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of their farms (acquired by the greater dearth of their produce, and too oftén from the unrewarded toil of their haif-paid and half-starved labourers) to obtain a share in the vanities and follies of their superiors: facrificing folid advantages to einpty trifles and useless baubles; and common prudence to the ridiculous affectation of a false though fashionable taite. The capacious tankard of double-racked cyder, or wholesome, though home-brewed, October beer, improved by the addition of a nute brown toalt, -with which, and perhaps a broiled rasher or a steak of hung beef, the hospitable Franklin of the last century could regale himself, his neighbours, and friends, -are now rejected for a complete set of tea-tackle and a fugar-loaf; the bounties of Ceres and Pomona undervalued; and the dispiriting infusion of the leaves of an Asiatic ihrub, preferred to the exhilerating beverage derived from the red-streak apple tree or the barley mow. The glittering rows of plates and platters, which of yore adorned the dresser and shelves of the neat and oeconomic house-wife, give place to frangible earthen dithes and saucers, less fit for their purposes than even the wooden trenchers in use before the neglect to cultivate and preserve our timber made more work for the miners, pewterers, and cutlers. But glazed earthen plates must now dull the edges of our . knives; and the country 'squire, to keep a step higher than his neighbouring farmers, to please his modith madam, and escape being censured as a tasteless churl, muft prefer the brittlenels and frailty of Dresden porcelain to the solidity and permanence of Danmonian pewter.'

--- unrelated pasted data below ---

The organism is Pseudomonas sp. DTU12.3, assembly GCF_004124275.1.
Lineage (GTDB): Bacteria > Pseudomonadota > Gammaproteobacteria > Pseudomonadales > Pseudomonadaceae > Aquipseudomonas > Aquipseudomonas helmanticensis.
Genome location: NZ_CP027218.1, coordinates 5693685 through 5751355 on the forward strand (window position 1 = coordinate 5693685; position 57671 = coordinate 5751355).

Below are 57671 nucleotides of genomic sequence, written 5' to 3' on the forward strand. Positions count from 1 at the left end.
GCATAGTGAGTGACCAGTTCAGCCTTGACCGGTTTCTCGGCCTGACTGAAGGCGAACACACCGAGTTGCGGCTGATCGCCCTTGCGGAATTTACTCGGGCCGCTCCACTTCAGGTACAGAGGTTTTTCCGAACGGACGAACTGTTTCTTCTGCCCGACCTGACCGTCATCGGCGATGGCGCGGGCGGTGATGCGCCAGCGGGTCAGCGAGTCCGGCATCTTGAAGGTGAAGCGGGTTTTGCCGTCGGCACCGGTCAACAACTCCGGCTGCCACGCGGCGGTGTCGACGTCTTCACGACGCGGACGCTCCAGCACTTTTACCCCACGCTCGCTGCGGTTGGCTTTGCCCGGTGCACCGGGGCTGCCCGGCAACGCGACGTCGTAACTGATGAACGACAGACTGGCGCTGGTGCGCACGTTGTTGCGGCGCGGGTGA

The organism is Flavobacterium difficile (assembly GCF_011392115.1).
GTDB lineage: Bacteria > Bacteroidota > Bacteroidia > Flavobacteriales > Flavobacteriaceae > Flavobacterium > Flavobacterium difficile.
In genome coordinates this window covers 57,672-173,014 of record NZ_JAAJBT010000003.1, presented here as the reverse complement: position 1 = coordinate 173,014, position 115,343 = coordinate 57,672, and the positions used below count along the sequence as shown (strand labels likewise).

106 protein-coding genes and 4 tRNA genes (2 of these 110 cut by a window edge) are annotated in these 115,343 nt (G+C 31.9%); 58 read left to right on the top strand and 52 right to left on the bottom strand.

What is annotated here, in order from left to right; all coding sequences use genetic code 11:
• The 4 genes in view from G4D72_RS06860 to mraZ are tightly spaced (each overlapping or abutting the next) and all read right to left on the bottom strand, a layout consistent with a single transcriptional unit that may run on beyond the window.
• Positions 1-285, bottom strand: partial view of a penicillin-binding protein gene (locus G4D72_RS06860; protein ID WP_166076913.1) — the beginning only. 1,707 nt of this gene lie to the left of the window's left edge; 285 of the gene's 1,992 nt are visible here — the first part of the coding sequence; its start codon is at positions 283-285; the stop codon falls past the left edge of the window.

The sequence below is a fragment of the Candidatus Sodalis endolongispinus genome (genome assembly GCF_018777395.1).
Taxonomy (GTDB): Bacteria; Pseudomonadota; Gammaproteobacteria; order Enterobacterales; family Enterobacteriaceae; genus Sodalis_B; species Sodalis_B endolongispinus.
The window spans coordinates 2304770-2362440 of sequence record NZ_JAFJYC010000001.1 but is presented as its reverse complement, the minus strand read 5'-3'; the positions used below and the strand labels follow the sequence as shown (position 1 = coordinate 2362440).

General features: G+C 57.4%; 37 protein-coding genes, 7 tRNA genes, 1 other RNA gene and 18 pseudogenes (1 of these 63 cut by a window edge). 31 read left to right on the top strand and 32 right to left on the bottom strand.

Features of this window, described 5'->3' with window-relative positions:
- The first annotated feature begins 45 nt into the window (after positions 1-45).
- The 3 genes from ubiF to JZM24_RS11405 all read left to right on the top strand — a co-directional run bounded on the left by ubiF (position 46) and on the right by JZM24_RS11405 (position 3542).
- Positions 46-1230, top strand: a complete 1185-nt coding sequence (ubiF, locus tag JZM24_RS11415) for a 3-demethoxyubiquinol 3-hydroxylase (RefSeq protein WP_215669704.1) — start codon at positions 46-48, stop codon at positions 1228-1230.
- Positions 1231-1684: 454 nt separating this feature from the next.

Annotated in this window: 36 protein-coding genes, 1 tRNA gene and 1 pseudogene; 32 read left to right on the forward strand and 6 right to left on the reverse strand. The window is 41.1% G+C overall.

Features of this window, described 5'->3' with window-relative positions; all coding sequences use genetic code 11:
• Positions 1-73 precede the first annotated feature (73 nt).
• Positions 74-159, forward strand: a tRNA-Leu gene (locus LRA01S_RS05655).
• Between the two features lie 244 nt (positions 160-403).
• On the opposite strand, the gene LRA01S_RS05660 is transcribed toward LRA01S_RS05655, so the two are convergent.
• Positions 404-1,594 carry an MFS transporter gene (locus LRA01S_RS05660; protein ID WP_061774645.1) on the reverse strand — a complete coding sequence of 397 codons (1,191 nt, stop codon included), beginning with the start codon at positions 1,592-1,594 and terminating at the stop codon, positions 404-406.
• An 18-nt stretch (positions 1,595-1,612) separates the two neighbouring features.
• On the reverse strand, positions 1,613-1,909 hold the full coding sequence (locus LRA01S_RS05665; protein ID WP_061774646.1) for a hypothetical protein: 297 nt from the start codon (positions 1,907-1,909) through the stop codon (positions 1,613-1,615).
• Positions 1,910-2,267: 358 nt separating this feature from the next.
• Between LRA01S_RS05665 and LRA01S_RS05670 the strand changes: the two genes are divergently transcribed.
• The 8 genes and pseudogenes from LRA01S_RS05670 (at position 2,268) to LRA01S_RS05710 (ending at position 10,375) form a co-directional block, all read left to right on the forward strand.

The editor wishes to have continued the work, if a proper affiftant could have been procured. But, as Risdon's Survey is much mutilated, and very scarce, we would recommend the re-publication of one of the best manuscripts, probably that of Mr. Southcombe, of Rose-Ash, which appears to have been the property

of Mr. Giles Risdon, our author's eldest son, together with the notes and corrections by Mr. Chapple, which Itill remain. In this way, with little labour, the public may obtain an accurate account of the ancient Itate of the very respectable county which was the object of our author's review.